Deepfakes are no more effective at distorting memory than simple text descriptions

Study participants were shown deepfakes with Will Smith as Neo in 'The Matrix', and Brad Pitt and Angelina Jolie in 'The Shining'.
Shubhangi Dua
Deepfakes are taking the internet by a storm, confusing truth from false
Deepfakes are taking the internet by a storm, confusing truth from false

themotioncloud / iStock  

Remember when that video of Jon Snow issuing an apology for the way Game of Thrones season eight ended went viral across social networks?

Well, as it turns out, that video was a deepfake where the voice was altered to make it seem like that of Snow portrayed by Kit Harington.

Watch the deepfake video of Jon Snow's speech below:

The boom in employing AI has generated confusion among a substantial number of individuals from differentiating true from false in media. 

Deepfakes are the 21st century’s answer to Photoshopping as they use a form of artificial intelligence called deep learning to make images of fake events, hence the name 'deepfake'. 

Recently, a team of researchers undertook a study about deepfake videos and determined that deepfake clips of movie remakes that don’t actually exist influenced participants to falsely remember the non-existent films.

However, simple text descriptions of the fake movies also prompted similar false memory rates, the study states.

Art of faking

The research was conducted by Gillian Murphy of University College Cork, Ireland, and Lero, the Science Foundation Ireland Research Centre for Software, along with colleagues. 

The researchers explain: “Deepfake videos are clips that have been altered using artificial intelligence (AI) technology to switch out one person’s voice or face with that of a different person.”

They cited concerns about the ease with which deepfakes are curated due to their affordability, making the tools more accessible to video producers. 

The researchers aimed to explore the potential risks and benefits of deepfakes by initiating an empirical study with participants. They sought to boost conversations regarding the potential of these creative applications as well as the risks attached to creating deepfakes. 

Researchers expressed concern that deepfakes could be spreading misinformation and manipulating viewers’ memories.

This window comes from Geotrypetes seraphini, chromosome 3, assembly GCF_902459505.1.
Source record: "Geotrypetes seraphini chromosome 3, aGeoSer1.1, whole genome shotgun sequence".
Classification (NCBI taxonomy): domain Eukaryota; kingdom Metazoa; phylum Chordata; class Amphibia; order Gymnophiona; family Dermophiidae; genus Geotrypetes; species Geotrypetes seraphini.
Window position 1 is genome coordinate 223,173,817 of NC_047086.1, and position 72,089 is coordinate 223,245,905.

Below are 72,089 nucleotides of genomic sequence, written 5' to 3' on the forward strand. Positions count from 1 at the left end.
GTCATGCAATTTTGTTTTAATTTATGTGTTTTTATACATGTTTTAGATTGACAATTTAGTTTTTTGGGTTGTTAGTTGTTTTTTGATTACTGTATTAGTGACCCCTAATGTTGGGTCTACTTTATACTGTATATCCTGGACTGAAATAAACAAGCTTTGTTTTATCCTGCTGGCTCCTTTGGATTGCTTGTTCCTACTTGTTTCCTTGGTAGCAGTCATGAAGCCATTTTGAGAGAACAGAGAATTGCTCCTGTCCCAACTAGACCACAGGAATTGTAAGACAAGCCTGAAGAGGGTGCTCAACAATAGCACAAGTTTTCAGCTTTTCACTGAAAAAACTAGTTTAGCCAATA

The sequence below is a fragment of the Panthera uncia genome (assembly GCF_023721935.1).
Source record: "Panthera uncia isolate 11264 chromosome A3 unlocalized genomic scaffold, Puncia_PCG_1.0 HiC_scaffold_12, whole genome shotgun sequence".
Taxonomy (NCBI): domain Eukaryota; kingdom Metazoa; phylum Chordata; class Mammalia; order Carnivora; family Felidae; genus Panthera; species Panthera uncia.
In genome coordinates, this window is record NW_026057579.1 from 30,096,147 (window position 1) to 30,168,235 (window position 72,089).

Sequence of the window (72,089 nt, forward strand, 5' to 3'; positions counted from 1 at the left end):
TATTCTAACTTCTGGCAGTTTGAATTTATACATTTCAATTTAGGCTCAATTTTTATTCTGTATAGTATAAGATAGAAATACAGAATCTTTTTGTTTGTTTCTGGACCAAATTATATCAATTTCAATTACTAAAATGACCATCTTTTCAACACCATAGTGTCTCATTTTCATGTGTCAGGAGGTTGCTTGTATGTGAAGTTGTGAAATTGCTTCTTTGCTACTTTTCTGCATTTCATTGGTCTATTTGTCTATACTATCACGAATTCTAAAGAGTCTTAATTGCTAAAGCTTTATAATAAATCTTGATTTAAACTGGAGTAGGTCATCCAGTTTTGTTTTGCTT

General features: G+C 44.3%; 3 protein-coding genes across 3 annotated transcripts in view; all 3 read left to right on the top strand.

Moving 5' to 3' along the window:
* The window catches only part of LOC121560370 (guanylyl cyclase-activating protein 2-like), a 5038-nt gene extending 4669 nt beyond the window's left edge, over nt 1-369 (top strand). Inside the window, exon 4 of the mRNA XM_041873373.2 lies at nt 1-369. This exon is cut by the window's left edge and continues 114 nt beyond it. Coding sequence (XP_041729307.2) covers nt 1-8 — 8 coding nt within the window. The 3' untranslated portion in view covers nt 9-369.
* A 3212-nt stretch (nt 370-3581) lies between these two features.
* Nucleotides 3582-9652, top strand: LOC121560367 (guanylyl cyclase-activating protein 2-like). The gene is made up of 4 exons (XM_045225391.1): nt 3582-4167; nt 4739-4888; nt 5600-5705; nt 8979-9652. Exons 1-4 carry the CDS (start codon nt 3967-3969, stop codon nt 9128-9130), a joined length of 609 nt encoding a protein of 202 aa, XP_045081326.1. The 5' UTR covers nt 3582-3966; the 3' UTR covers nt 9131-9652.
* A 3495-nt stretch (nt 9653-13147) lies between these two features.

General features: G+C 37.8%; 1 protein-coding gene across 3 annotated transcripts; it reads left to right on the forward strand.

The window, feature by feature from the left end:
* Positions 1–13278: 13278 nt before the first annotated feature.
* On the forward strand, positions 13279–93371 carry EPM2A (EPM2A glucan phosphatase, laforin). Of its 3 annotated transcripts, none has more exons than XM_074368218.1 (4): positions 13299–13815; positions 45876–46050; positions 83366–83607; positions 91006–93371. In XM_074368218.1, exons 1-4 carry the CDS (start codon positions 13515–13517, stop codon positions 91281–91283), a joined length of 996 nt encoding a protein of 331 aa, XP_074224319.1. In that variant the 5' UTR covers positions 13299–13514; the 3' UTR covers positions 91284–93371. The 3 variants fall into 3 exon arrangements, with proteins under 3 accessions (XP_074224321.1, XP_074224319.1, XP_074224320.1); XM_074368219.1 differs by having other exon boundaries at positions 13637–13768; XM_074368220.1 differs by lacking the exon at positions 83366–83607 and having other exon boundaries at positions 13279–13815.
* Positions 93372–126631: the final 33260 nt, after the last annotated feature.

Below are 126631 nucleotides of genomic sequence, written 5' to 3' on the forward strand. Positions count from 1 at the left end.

Study method

To prove their theory, scientists invited 436 people to complete an online survey that required the participants to watch deepfake videos of fake movie remakes starring different actors. 

The researchers said that Will Smith was depicted as the character Neo—originally played by Keanu Reeves—in The Matrix.

Another movie remake portrayed Brad Pitt and Angelina Jolie in The Shining. Additional fake movies included Indiana Jones and Captain Marvel.

In order to compare, participants were also shown clips of original remakes such as Charlie & The Chocolate Factory, Total Recall, Carrie, and Tomb Raider

The subjects were also made to read text descriptions of remakes instead of watching deepfakes.

They were not informed that the deepfakes were false until later in the survey. 

Consequential effects

According to the analysis, it was found that deepfake videos and accompanying text descriptions had a consequential impact on participants' memory – generating false memories of the fabricated content.

On average, approximately 49 percent of the participants believed that each individual fake remake was genuine.

Additionally, many participants reported remembering fake remakes being better than the originals. Interestingly, false memory rates were equally high when subjects were shown text descriptions.

The analysis suggests that deepfake technology is no more effective at distorting memory than other more traditional methods.

The authors said, “while deepfakes are of great concern for many reasons, such as non-consensual pornography and bullying, the current study suggests they are not uniquely powerful at distorting our memories of the past. Though deepfakes caused people to form false memories at quite high rates in this study, we achieved the same effects using simple text. ”

In conclusion, the majority of participants proclaimed their discomfort with employing deepfake technology to recast films and cited concerns about disrespecting artistic integrity and disrupting the shared social experience of movies.

Researchers state that the findings could help inform future design and regulation of deepfake technology.

“In essence, this study shows we don't need technical advances to distort memory, we can do it very easily and effectively using non-technical means,” they said. 

The findings have been published in the open-access journal PLOS ONE on July 6 and can be accessed here


There are growing concerns about the potential for deepfake technology to spread misinformation and distort memories, though many also highlight creative applications such as recasting movies using other actors, or younger versions of the same actor. In the current mixed-methods study, we presented participants (N = 436) with deepfake videos of fictitious movie remakes (such as Will Smith staring as Neo in The Matrix). We observed an average false memory rate of 49%, with many participants remembering the fake remake as better than the original film. However, deepfakes were no more effective than simple text descriptions at distorting memory. Though our findings suggest that deepfake technology is not uniquely placed to distort movie memories, our qualitative data suggested most participants were uncomfortable with deepfake recasting. Common concerns were disrespecting artistic integrity, disrupting the shared social experience of films, and a discomfort at the control and options this technology would afford.

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